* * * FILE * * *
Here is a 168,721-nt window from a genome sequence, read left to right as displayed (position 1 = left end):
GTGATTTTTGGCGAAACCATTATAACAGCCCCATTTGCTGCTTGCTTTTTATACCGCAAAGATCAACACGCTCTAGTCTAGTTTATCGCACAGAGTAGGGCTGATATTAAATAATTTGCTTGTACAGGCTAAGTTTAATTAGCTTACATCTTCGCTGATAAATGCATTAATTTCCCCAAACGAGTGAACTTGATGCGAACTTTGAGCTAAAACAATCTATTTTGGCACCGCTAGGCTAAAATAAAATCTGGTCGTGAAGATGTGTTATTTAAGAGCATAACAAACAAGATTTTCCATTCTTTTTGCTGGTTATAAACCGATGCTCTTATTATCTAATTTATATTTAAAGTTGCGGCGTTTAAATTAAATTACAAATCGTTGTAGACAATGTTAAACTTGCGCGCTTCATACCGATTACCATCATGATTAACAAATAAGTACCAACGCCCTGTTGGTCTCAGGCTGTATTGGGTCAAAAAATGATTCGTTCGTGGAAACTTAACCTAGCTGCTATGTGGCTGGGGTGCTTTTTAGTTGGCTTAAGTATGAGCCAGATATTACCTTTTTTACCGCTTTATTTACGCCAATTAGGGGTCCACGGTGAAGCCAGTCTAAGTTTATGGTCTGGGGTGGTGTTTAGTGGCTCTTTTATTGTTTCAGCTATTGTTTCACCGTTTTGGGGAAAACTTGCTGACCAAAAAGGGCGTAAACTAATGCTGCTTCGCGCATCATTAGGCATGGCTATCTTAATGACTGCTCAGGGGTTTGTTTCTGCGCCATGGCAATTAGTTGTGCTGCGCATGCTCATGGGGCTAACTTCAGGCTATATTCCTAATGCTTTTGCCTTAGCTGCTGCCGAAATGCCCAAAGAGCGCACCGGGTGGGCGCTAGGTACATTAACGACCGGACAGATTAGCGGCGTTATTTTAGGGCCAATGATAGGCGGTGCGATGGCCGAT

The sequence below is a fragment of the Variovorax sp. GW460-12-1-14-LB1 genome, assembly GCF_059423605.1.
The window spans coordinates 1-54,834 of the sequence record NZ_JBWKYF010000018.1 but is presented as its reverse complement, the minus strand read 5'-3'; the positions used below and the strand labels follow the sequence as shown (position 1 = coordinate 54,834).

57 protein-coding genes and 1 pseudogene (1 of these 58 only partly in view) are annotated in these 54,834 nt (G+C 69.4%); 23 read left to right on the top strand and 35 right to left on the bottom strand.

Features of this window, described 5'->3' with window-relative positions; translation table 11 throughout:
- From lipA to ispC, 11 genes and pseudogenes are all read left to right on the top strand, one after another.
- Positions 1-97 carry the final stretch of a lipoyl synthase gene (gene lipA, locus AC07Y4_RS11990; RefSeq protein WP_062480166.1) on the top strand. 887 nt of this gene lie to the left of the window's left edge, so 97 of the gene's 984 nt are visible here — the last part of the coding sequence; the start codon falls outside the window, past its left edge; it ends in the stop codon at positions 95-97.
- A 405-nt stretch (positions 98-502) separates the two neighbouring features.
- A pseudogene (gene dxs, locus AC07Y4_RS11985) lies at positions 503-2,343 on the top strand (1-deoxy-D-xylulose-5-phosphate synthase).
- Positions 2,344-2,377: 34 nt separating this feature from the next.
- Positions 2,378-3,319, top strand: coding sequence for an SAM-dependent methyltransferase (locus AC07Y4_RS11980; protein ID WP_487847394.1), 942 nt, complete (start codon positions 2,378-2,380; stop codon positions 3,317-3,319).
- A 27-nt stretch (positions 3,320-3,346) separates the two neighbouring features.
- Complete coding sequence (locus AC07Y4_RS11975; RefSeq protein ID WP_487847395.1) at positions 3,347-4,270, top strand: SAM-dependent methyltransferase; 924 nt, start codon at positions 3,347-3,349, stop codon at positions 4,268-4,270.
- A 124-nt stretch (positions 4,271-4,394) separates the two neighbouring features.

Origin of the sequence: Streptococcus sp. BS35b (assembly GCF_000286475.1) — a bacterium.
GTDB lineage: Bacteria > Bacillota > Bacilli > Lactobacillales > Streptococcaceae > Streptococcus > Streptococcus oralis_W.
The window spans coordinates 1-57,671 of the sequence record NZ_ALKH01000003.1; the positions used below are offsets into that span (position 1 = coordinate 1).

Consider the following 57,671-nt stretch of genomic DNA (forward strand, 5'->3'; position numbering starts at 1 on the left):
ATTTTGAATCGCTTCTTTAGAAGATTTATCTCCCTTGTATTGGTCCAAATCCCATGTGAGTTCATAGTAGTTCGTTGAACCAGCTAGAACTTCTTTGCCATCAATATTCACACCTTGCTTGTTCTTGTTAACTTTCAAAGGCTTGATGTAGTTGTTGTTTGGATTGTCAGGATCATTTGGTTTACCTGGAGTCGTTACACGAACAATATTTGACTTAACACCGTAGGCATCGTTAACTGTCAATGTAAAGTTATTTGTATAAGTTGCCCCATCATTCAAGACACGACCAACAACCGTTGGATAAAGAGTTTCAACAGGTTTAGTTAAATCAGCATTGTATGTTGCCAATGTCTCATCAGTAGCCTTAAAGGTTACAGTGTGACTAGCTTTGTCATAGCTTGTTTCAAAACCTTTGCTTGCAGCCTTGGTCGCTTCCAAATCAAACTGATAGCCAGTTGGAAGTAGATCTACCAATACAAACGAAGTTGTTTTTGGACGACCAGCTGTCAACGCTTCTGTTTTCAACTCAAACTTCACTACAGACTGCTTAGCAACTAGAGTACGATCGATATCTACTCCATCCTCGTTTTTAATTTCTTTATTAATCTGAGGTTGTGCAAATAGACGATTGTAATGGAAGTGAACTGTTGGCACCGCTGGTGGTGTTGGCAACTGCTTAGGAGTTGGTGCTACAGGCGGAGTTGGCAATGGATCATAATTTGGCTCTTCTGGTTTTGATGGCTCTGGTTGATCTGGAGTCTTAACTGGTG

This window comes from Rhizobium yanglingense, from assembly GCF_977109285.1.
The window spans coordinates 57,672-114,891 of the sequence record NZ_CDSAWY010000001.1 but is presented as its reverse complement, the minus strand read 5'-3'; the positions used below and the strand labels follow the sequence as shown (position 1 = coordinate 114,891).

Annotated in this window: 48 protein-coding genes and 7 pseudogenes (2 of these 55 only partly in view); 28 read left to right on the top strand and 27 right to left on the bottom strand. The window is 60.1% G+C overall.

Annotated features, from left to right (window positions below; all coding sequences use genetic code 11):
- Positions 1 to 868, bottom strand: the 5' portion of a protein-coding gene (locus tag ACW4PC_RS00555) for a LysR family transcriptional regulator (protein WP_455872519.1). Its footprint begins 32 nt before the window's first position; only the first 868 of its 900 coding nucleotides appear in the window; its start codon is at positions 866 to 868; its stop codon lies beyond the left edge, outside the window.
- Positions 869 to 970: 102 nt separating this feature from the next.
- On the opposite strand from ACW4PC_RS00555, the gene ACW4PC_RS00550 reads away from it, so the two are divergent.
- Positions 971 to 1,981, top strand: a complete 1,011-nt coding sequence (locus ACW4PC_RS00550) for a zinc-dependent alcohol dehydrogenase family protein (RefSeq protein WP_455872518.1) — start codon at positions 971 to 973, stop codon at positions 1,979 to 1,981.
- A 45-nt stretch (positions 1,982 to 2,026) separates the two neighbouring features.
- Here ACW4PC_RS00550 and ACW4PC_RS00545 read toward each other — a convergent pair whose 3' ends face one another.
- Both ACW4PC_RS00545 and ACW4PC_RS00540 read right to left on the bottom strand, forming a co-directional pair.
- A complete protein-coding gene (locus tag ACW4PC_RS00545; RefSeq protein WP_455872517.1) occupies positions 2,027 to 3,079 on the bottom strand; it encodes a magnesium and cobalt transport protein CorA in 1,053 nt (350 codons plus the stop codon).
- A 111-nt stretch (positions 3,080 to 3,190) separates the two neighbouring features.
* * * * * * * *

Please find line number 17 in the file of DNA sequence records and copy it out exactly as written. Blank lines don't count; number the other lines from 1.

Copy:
GTDB lineage: Bacteria > Bacillota > Bacilli > Lactobacillales > Streptococcaceae > Streptococcus > Streptococcus oralis_W.